By Mark Macias
I just watched a 60 Minutes investigation that slammed the budget airline, Allegient Airlines. The investigative reporter described Allegient as the most dangerous airline. If that doesn’t kill a reputation, what will?
Every time I watch an investigative story on TV, I go back to my investigative reporter days and reflect on how I would have defined the story. I also compare how the accused responded in the interview.
So what could Allegient Airlines have done differently to manage this crisis situation?
There’s a rule I used to live by when I interviewed subjects on TV for an investigative story: the truth always comes out.
Defensive Decrees for Crisis Communications
If the subject in the hot seat lies on TV, a solid journalist will expose it. That’s why you never want to lie to reporters during a crisis situation. If you lie, you lose all credibility. It’s one of the 10 Defensive Decrees I outline in my book, Beat the Press: Your Guide to Managing the Media.
Based on the reporting and documents outlined in the 60 Minutes segment, Allegient Airlines has one of the worst records for airline safety. You can’t spin that negative news, especially when lives are at risk.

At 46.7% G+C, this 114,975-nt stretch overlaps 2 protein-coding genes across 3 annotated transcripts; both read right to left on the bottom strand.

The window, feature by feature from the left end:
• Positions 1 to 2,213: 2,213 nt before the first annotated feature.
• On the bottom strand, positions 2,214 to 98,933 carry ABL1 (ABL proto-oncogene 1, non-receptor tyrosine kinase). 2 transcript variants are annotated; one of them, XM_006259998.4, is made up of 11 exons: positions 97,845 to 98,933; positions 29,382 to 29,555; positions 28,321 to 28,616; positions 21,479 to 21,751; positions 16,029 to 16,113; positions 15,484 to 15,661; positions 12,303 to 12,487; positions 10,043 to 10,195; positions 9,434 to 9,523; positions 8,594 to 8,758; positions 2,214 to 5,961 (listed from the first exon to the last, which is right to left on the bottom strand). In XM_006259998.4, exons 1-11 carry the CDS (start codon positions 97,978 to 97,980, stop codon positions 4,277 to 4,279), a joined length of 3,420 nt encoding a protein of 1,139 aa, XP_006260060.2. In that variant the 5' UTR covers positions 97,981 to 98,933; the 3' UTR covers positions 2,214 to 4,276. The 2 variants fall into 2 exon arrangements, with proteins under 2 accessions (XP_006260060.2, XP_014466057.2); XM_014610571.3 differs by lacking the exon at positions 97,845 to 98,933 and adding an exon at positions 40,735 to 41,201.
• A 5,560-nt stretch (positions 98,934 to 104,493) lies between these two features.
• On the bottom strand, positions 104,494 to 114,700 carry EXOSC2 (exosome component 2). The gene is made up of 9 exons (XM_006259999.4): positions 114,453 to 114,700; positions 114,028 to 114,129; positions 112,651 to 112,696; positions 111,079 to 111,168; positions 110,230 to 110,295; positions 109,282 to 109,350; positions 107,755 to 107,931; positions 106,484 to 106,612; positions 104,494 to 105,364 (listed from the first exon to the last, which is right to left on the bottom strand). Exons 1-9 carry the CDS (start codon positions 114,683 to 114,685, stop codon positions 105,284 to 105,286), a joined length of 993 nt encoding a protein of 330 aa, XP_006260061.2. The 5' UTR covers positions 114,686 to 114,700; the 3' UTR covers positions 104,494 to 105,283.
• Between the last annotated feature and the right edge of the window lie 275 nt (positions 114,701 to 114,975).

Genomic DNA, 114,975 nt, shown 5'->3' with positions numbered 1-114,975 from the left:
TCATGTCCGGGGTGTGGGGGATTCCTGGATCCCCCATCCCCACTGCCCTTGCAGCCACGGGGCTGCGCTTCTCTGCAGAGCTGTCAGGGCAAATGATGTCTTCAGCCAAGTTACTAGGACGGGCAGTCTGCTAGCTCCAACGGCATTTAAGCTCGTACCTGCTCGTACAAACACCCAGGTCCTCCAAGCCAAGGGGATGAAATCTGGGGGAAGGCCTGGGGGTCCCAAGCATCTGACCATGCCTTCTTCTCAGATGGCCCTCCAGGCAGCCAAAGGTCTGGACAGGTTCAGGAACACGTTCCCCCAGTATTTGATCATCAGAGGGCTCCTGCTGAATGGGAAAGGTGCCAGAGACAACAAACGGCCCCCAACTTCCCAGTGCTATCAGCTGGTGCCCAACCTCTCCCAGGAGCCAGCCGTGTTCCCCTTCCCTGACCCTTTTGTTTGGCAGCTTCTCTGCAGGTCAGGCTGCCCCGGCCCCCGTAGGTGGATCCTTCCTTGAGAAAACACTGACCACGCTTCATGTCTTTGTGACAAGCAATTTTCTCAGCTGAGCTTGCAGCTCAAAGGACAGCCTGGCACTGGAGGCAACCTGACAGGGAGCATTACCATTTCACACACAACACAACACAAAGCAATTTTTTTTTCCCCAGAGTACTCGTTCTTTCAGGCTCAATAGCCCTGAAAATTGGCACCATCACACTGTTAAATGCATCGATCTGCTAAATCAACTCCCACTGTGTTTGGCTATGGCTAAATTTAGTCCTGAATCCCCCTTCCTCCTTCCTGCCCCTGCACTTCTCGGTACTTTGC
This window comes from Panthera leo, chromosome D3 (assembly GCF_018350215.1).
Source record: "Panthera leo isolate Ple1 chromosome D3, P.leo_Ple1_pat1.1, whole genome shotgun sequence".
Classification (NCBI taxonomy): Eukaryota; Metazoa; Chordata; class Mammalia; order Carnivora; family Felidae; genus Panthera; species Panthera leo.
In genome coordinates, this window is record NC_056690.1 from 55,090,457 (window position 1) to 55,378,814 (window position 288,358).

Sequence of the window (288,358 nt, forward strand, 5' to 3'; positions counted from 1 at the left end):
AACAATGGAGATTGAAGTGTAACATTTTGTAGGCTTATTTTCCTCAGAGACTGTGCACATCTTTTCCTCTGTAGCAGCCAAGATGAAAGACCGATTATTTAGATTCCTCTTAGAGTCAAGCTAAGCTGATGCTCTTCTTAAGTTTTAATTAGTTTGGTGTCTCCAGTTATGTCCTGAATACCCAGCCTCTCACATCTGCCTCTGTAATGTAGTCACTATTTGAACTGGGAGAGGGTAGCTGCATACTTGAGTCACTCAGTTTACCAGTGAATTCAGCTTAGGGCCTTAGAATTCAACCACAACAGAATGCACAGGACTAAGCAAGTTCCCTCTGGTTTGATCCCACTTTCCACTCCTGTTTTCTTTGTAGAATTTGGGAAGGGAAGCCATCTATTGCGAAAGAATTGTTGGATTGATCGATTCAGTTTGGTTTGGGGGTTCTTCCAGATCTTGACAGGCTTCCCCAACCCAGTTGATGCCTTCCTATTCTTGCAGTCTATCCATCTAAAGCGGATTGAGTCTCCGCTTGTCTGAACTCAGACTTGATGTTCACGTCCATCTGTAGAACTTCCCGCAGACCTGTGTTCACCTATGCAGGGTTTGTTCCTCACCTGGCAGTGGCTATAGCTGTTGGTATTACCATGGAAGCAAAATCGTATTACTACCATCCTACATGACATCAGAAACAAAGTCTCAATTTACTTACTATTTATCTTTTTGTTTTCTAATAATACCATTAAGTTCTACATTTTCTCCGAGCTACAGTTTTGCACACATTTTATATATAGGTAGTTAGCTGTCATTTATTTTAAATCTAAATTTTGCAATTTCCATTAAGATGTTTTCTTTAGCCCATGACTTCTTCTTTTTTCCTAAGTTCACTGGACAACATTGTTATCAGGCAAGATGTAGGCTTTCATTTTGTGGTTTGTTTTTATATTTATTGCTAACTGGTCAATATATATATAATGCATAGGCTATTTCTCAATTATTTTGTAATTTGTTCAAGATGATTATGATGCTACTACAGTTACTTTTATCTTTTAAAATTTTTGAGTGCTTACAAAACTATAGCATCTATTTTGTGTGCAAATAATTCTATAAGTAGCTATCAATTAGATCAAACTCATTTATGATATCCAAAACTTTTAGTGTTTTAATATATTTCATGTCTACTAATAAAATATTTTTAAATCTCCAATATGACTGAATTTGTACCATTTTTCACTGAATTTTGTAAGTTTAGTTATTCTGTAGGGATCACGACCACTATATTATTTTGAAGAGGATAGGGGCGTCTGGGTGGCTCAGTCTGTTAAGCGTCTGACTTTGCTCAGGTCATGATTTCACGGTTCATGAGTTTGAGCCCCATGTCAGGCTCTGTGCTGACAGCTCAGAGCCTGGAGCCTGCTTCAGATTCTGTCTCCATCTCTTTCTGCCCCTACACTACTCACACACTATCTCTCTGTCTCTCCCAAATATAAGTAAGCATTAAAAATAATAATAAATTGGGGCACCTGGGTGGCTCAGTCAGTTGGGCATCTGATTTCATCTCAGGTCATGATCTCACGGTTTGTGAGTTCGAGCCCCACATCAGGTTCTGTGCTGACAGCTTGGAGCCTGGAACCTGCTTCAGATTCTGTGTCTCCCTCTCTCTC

If you’re running a business and the media is about to expose a fundamental flaw in your business model, you don’t want to try to cover it up. You need to fix it.
I don’t recall seeing the CEO of Allegient Airlines in the segment but he should have been front and center for this story. For every allegation, he should have looked to the future and explained how the company was addressing those problems. And I’m not talking about glossing over the problem. The CEO of Allegient Airlines likely had several months to respond to CBS for an interview. He had time to dig deep into their safety records and hold his management accountable.
Finance Monthly and ACQ5 5 – an international industry award – named Macias PR the 2017 Strategic PR Firm of the Year, and PR Firm of the Year – USA. This was the third year in a row that Finance Monthly recognized our firm. The founder – Mark Macias – is a former Executive Producer with NBC and Senior Producer with CBS in New York. He is also a PR contributor with CNBC, providing media analysis, insight and crisis advice on timely business topics.